If the company lacks any suitable reinvestment they may pay out more of the profits so the shareholders have a chance to invest that money on their own. Until the company finds more reasonable options to increase their profits.


You are assuming that the company's future earnings are already known or at least that the dividend doesn't affect the market's estimate of those earnings. Indeed, under ideal conditions, the Modigliani-Miller theorem says that the company's value is independent of financial decisions such as dividends.

But an effect seems to exist as you say, perhaps because the market assumes the managers setting the dividend have special insight on the company's prospects, and it's customary to treat dividends as a "sticky signal" of sustainable earnings, with dividend cuts perceived as an embarrassing failure. So a company will raise its dividend only when it's reasonably confident of the future.

Related explanations are surveyed here.


it makes the company less able to grow in the future (because it will have less cash)

Wrong assumption. Growing companies rarely give out dividends or give out big dividends, unless they are taken over or have a windfall gain somehow. Apple was an exception.

Mostly profitable, exceptions exist here also, mature companies give out big dividends e.g. energy distributions firms, energy majors etc. Mature companies have more than enough resources to fund expansions and giving out dividends isn't going to affect them much. They can finance their future projects quite cheaply from the markets by raising debt, so paying out dividends doesn't hamper them much. And rarely are major projects financed by only using one's own resources not using debt.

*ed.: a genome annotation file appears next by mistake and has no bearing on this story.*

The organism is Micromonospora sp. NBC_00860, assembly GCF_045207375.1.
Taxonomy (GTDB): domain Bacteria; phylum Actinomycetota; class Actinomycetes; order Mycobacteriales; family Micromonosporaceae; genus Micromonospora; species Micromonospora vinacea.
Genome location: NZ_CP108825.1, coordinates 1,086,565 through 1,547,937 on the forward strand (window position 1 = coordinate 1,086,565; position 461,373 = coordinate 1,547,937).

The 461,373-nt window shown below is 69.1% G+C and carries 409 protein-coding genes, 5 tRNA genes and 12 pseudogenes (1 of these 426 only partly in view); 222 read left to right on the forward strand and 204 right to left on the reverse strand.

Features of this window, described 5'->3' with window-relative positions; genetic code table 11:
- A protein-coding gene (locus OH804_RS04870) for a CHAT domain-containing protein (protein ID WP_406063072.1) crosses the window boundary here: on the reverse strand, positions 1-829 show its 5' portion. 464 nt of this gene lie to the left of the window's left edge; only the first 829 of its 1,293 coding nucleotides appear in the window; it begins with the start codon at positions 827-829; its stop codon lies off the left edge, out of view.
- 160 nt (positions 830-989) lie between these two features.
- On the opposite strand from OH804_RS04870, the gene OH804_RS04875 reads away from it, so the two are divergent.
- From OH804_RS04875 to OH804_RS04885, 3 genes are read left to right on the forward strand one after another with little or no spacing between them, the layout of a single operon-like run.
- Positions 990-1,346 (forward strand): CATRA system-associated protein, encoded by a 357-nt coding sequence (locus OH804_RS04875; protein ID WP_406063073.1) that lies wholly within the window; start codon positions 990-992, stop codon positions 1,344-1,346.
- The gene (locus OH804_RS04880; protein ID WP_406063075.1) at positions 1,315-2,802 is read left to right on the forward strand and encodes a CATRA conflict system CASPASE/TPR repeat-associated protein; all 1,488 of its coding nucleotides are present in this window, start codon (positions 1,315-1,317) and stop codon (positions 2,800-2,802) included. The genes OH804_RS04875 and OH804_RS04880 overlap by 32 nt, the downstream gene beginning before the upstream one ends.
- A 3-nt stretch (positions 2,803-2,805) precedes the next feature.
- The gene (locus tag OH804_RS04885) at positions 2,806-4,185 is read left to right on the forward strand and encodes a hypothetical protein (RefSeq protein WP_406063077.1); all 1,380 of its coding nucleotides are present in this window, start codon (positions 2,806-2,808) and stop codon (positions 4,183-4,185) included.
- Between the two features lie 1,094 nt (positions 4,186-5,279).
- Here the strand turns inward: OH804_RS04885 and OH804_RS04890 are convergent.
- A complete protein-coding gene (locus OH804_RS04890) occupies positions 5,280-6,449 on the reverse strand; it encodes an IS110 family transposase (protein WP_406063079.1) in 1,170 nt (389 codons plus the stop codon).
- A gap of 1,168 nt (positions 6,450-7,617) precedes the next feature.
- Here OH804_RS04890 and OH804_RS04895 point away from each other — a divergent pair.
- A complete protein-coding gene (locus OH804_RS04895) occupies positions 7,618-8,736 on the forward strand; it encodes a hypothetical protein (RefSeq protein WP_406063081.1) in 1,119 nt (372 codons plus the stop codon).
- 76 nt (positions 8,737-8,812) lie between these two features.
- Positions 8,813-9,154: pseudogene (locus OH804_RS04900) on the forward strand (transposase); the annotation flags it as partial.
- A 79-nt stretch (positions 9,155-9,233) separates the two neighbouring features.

And secondly shareholders would ask a return from buying equity in a company whose share prices isn't going to skyrocket in prices in the near future else they would dump it and buy something else from where they will get a return. Most of the shareholders who expect a dividend are small investors, investment firms, pension funds etc.

This then comes to your question. A firm whose equity provides good returns is a magnet for people looking for good returns in the market. Everybody jumps in to buy and then demand supply takes effect on the price.


A public company's job is to provide a return to the investors. If they do a good job, more people want to buy shares, and the share price increases. Consistently paying dividends, and meeting or exceeding dividend projections, is one way a company provides a return to investors. As long as the company continues to grow through innovation, expansion, acquisition, etc., paying dividends signals a healthy company.